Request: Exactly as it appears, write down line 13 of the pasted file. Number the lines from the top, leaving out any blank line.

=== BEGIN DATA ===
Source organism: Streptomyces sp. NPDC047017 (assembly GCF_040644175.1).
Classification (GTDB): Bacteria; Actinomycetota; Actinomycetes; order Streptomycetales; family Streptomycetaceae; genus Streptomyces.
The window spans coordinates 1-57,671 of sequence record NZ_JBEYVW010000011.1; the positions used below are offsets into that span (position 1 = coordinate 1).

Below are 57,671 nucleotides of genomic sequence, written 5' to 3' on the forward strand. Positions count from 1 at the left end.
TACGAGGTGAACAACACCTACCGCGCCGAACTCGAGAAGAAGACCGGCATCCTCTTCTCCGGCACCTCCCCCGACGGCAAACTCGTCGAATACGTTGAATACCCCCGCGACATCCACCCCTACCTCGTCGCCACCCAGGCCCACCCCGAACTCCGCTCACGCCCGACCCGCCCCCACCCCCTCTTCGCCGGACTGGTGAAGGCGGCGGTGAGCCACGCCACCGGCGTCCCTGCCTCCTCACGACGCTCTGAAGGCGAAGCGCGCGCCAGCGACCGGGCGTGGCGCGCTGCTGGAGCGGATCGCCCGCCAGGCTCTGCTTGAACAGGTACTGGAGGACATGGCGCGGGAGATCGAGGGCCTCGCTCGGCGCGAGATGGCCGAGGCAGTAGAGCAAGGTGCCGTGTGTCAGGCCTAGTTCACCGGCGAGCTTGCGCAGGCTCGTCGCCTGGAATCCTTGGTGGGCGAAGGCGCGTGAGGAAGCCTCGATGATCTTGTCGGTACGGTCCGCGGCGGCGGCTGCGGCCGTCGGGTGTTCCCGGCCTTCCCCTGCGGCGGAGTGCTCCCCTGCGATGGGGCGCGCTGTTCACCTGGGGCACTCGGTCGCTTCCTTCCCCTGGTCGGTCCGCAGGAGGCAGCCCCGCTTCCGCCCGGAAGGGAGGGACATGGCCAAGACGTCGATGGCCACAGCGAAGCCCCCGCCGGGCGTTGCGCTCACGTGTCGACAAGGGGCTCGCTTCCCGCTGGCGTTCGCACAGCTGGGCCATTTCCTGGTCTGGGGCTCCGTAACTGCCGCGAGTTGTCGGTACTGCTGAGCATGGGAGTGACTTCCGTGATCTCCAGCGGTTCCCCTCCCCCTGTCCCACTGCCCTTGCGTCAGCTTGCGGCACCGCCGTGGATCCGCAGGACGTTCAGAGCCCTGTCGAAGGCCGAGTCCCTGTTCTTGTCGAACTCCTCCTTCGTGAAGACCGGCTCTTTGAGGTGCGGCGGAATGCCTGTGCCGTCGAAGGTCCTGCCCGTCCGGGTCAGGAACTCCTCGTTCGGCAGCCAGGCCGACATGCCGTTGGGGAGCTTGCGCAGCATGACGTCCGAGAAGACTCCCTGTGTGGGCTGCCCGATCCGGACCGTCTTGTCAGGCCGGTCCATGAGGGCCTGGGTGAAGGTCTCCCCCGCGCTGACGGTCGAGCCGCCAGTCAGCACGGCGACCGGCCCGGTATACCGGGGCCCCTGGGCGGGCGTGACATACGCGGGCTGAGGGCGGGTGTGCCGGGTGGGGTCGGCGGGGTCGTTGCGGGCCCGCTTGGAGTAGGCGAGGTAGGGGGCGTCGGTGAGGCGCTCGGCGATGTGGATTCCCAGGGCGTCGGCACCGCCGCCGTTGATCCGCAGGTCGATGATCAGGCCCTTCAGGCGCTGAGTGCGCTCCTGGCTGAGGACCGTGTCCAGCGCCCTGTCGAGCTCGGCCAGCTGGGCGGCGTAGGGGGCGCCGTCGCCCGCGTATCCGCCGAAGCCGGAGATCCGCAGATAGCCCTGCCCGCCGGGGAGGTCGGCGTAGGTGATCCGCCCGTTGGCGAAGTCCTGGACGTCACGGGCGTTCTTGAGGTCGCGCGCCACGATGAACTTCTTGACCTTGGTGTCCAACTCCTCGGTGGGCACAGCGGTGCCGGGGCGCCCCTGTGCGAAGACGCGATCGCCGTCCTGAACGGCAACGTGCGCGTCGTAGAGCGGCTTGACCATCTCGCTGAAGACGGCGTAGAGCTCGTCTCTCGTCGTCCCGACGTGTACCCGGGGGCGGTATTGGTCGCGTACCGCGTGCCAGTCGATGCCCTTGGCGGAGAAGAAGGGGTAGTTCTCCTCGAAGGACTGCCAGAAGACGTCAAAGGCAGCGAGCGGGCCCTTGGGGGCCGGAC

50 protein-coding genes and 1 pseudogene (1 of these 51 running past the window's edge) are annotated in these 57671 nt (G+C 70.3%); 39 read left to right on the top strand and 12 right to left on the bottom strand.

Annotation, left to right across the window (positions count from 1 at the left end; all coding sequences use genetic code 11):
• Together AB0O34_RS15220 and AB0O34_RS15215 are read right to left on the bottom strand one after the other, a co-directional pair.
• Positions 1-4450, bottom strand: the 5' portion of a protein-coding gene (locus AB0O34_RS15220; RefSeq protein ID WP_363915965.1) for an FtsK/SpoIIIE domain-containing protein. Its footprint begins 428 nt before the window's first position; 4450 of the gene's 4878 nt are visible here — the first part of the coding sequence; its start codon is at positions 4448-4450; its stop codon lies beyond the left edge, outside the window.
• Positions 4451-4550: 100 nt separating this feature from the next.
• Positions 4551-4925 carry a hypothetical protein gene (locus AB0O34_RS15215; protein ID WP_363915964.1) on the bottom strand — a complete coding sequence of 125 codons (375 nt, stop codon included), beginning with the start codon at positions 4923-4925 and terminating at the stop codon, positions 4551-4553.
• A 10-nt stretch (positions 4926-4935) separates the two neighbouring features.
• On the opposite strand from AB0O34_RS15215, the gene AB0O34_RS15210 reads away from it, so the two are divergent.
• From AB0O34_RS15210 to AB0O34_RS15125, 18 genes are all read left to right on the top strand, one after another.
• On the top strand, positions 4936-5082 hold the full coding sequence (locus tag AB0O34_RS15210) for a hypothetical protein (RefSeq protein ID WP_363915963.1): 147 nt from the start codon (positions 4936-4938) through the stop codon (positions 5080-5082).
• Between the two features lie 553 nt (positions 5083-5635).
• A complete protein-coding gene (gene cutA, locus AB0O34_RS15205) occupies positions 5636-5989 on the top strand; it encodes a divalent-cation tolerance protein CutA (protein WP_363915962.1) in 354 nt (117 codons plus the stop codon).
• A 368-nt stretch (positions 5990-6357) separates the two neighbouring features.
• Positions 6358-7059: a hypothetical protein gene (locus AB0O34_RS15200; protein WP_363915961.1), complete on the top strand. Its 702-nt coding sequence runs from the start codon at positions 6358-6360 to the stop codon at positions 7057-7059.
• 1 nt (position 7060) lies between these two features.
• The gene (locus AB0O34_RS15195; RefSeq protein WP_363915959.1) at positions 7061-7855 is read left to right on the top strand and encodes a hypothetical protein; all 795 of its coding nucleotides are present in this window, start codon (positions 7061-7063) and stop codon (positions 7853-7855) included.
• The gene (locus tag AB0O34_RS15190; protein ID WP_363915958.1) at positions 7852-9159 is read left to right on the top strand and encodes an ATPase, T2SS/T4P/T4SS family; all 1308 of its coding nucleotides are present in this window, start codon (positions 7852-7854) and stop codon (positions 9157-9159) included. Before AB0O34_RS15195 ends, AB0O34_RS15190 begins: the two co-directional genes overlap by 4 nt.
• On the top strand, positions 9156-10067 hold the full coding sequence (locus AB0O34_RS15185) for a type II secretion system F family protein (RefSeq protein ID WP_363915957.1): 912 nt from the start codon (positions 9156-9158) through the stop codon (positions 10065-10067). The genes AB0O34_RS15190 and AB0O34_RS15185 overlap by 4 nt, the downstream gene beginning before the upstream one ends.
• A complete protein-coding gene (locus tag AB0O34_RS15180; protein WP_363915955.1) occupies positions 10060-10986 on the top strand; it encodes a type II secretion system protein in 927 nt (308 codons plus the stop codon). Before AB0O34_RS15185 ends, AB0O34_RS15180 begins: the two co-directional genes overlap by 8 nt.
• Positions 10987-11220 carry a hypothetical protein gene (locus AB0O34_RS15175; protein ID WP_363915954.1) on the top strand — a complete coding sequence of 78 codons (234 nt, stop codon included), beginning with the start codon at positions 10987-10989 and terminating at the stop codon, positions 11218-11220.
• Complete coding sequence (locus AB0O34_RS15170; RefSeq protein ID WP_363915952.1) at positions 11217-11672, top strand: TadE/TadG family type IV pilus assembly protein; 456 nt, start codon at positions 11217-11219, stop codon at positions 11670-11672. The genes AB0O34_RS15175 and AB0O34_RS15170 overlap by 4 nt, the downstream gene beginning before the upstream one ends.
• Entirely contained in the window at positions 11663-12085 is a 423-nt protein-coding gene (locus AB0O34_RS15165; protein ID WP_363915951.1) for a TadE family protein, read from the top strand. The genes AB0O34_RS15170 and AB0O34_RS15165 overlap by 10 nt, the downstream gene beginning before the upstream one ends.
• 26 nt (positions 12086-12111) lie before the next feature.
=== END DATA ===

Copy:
• On the opposite strand from AB0O34_RS15215, the gene AB0O34_RS15210 reads away from it, so the two are divergent.